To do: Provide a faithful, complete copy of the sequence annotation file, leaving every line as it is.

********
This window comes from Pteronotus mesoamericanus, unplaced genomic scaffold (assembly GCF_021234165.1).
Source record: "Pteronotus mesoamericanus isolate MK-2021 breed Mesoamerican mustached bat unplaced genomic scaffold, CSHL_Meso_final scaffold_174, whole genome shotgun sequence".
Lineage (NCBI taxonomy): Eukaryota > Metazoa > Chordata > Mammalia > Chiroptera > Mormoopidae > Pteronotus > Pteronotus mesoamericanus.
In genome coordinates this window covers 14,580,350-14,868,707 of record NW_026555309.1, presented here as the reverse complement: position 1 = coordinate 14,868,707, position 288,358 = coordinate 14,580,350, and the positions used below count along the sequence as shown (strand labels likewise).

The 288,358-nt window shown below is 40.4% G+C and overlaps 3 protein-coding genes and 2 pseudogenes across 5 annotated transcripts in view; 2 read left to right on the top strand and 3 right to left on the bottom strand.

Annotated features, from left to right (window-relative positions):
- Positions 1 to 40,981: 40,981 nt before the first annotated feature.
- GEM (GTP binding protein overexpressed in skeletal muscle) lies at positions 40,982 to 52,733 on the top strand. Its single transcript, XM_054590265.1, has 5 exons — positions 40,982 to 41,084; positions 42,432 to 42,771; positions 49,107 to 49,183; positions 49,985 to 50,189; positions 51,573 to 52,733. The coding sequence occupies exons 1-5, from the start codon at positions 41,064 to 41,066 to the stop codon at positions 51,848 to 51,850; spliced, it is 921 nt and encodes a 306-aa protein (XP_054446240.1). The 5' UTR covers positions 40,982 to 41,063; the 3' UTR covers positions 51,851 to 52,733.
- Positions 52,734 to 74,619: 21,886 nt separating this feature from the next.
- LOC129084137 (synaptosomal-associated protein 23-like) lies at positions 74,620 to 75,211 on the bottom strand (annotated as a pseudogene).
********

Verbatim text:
This window comes from Pteronotus mesoamericanus, unplaced genomic scaffold (assembly GCF_021234165.1).
Source record: "Pteronotus mesoamericanus isolate MK-2021 breed Mesoamerican mustached bat unplaced genomic scaffold, CSHL_Meso_final scaffold_174, whole genome shotgun sequence".
Lineage (NCBI taxonomy): Eukaryota > Metazoa > Chordata > Mammalia > Chiroptera > Mormoopidae > Pteronotus > Pteronotus mesoamericanus.
In genome coordinates this window covers 14,580,350-14,868,707 of record NW_026555309.1, presented here as the reverse complement: position 1 = coordinate 14,868,707, position 288,358 = coordinate 14,580,350, and the positions used below count along the sequence as shown (strand labels likewise).

The 288,358-nt window shown below is 40.4% G+C and overlaps 3 protein-coding genes and 2 pseudogenes across 5 annotated transcripts in view; 2 read left to right on the top strand and 3 right to left on the bottom strand.

Annotated features, from left to right (window-relative positions):
- Positions 1 to 40,981: 40,981 nt before the first annotated feature.
- GEM (GTP binding protein overexpressed in skeletal muscle) lies at positions 40,982 to 52,733 on the top strand. Its single transcript, XM_054590265.1, has 5 exons — positions 40,982 to 41,084; positions 42,432 to 42,771; positions 49,107 to 49,183; positions 49,985 to 50,189; positions 51,573 to 52,733. The coding sequence occupies exons 1-5, from the start codon at positions 41,064 to 41,066 to the stop codon at positions 51,848 to 51,850; spliced, it is 921 nt and encodes a 306-aa protein (XP_054446240.1). The 5' UTR covers positions 40,982 to 41,063; the 3' UTR covers positions 51,851 to 52,733.
- Positions 52,734 to 74,619: 21,886 nt separating this feature from the next.
- LOC129084137 (synaptosomal-associated protein 23-like) lies at positions 74,620 to 75,211 on the bottom strand (annotated as a pseudogene).